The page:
Michael McWilliams - 1956 - Present - Biography
Michael McWilliams' exquisitely painted works have the aura of precious collectors' items. This is not only because he decorates antique pieces that are in themselves collectables; cupboards, chests, tables - anything from clocks to cellos really - but because of his meticulous craftsmanship and the distinctive quality of his creative imagination. A number of ingredients come unusually together in McWilliams: he is a fine painter, an animal lover, is knowledgeable about furniture and restores it, and has a witty sense of humour. He has the uncanny ability to select the animals, the setting, the arrangement, that is just right for this piece of furniture. The finely painted realism of these animals - often astonishing - is matched with wit and an elegant sense of design. Each animal has its distinct personality and seems quite naturally to belong to the piece - whether it's magpies playing draughts on a pie-cupboard, plovers guarding a ballot-box or fish serenely swimming across a table-top, watched by a cat.
McWilliams generally paints only colonial furniture items in Australian timbers - cedar, blackwood, and kauri ant Huon pine. He knows his antiques, having as a child accompanied his father on buying trips for the antique shop in Longford, Tasmania, of which he is now co-proprietor. In recent years the demand for his work has increased considerably. He has won a number of art awards and his works have been selected for several national exhibitions.
If you haven't previously seen a Michael McWilliams work, at first glance you could be forgiven for thinking you'd stumbled across some undiscovered colonial artist - a William Gould perhaps - for these images of a peaceable kingdom of animals seem to arise from some innocent past, now irretrievably lost.
But look again and you'll see that these paintings must be contemporary for only from the perspective of the present do we see that this gentle rural world is, for most of us, a thing of the past. Besides, design elements like the arrangement of forks and crab claw in Crab Attack are clearly contemporary. And furthermore, no colonial artist painted such a range of animals with such affection. Many of the domestic and farm animals are known to him by name; they are portraits of animal friends.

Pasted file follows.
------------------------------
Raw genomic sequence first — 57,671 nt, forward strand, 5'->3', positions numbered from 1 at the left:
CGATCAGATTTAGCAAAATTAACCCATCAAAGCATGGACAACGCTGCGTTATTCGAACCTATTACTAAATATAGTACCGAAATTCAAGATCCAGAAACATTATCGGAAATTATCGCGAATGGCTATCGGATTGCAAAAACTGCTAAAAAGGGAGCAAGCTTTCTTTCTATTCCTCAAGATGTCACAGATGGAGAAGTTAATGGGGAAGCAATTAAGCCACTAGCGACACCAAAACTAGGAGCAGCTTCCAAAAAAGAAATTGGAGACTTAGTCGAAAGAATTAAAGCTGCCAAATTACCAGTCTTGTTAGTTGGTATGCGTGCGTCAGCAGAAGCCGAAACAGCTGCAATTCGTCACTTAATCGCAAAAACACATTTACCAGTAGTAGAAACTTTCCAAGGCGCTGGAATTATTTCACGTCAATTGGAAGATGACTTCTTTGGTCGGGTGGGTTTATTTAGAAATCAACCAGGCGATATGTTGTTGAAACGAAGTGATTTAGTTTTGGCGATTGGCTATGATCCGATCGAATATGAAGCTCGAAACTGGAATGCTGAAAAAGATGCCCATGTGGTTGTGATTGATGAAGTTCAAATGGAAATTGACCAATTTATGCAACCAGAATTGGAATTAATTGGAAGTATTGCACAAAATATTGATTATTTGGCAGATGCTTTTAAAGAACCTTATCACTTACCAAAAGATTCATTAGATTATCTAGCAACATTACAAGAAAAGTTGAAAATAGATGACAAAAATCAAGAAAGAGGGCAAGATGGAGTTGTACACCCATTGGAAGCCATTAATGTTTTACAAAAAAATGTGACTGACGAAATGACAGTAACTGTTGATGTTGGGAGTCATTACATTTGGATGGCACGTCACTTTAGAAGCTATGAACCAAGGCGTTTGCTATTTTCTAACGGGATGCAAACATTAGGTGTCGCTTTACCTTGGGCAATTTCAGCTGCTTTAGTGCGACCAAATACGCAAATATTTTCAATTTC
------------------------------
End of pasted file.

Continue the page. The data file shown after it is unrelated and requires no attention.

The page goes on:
Which is not to say that his animal kingdom is all sweetness and light. These works are highly sophisticated and often have an engagingly humorous or occasionally sinister edge. Look at that smug cat sitting proprietorially on a wooden box containing a wattle bird, a silver eye, a sparrow and other birds in Olive's Toy Box. It reminds me of the cat terrifying a caged goldfinch in Hogarth's The Graham Children (1742) which Sir Kenneth Clark described as 'perhaps the greatest cat in art'. McWilliams' cat hasn't yet pounced; it is enjoying the situation, gloating, the way cats do.
Occasionally he makes amusing reference to colonial works. In Midnight Snack, a painting of a cow on a meat-safe, the cow is reminiscent of historical stock portraits, which proud owners would commission to commemorate the pedigree of their prize animals. McWilliams' cow, like her historical forebears, is a fine, fat, exaggeratedly large animal - the picture of pastoral perfection. She is even illumined by the golden rays of the setting sun. But she's chewing! Straws of hay protrude from her mouth as she stares out at the viewer, deadpan. So much for traditional bovine dignity.
In one of his major works, Sheep at Blackwood Creek, the wide landscape panel of lushly painted bushland has a dream-like quality. At first you see only the sheep - one stares out at you from the foreground creed - but then you notice that the mysterious depths of the bush are alive with animals, among them a possum, a bandicoot, a crow, a night heron and, movingly, for it is now extinct, a Tasmanian Tiger. The irony of sheep dominating the foreground of this Australian arcadia is telling, for the clearing of land for pasture was a major factor in the Tiger's extinction. Michael McWilliams' paintings aren't as innocent as they seem.